Here are Adam’s takeaways that will guide his upcoming opportunity to coach this team:

  1. Let the data speak. This is advice that I shared from a previous coaching workshop. Data and evidence are important. It keeps us focused on facts and prevents our emotions from taking over. So the conversation becomes: This is what source x says about best assessment practices and student learning, not what Adam, the HoD, wants or feels. Adam will do some research and pull important information from resources such as the MYP subject guide and MYP: From Principles to Practice.
  2. Structured Conversation. My work with protocols has been magical. I know that Adam finds great value in, and has experienced great success with, protocols to guide conversations with both students and adults. Among the suggestions I made was the Fears and Hopes protocol re-framed as Losses (What do we have to lose?) and Gains (What do we have to gain?).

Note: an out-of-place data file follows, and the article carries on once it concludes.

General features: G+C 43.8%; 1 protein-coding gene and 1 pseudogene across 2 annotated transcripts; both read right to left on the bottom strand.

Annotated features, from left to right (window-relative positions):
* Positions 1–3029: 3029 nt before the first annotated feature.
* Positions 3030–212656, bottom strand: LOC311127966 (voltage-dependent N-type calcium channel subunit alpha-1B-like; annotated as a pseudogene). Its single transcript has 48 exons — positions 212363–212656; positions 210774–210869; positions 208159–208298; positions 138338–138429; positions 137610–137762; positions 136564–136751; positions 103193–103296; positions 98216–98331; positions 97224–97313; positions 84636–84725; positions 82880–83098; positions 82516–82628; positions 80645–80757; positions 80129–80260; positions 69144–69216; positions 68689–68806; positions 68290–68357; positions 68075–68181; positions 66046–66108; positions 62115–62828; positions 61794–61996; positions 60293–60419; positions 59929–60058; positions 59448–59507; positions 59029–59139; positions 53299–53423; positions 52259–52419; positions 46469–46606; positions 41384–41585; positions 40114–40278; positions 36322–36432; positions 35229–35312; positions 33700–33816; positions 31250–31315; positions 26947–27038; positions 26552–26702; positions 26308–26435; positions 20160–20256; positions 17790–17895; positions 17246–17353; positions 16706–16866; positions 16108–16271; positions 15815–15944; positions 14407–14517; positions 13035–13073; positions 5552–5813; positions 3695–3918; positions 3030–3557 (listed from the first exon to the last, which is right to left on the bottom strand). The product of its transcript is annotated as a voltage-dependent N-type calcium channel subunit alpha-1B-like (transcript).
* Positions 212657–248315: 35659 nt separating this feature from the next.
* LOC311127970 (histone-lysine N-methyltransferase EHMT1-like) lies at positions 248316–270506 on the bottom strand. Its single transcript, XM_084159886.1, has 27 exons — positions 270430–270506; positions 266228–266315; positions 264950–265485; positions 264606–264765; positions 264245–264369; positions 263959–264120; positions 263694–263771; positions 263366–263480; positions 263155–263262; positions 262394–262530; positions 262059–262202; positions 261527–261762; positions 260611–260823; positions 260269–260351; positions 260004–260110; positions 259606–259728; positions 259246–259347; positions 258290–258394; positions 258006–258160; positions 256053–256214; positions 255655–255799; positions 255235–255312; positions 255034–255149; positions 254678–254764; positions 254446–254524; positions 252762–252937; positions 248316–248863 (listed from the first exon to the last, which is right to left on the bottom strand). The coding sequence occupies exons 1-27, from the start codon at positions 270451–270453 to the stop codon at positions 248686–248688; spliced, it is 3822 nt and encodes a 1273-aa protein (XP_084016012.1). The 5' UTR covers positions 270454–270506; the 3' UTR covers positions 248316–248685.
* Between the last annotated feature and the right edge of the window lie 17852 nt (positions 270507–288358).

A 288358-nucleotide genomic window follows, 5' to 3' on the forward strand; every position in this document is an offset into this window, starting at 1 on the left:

3. Being coached is helpful. As a teacher new to leadership with no real training, Adam was very kind to thank me for this opportunity to be coached. It just confirms that a coaching model is the right next step for our leadership team.

Here are my takeaways:

    1. Coaching takes time. It takes time to build trusting relationships. It takes time to think and talk and question. It doesn’t necessarily take a lot of time, but it takes focused time. By making the time for these conversations every week we are prioritizing coaching and growth.
    2. Coaching instills confidence. Adam certainly walked away from our conversation with a clear set of next steps. He began unsure of just how to approach this challenge, but ended with an action plan. Could he have done this without me? Probably. However, the coaching conversation gave him confidence and direction to inform his next steps. And, most times, two heads are better than one.
    3. Coaching makes us all better. Whether I am being coached or coaching someone, I am growing and expanding my knowledge and abilities. I learn about myself as I coach, just as the coached learns about him/herself. In the end it will only make us better able to support whomever we are working with.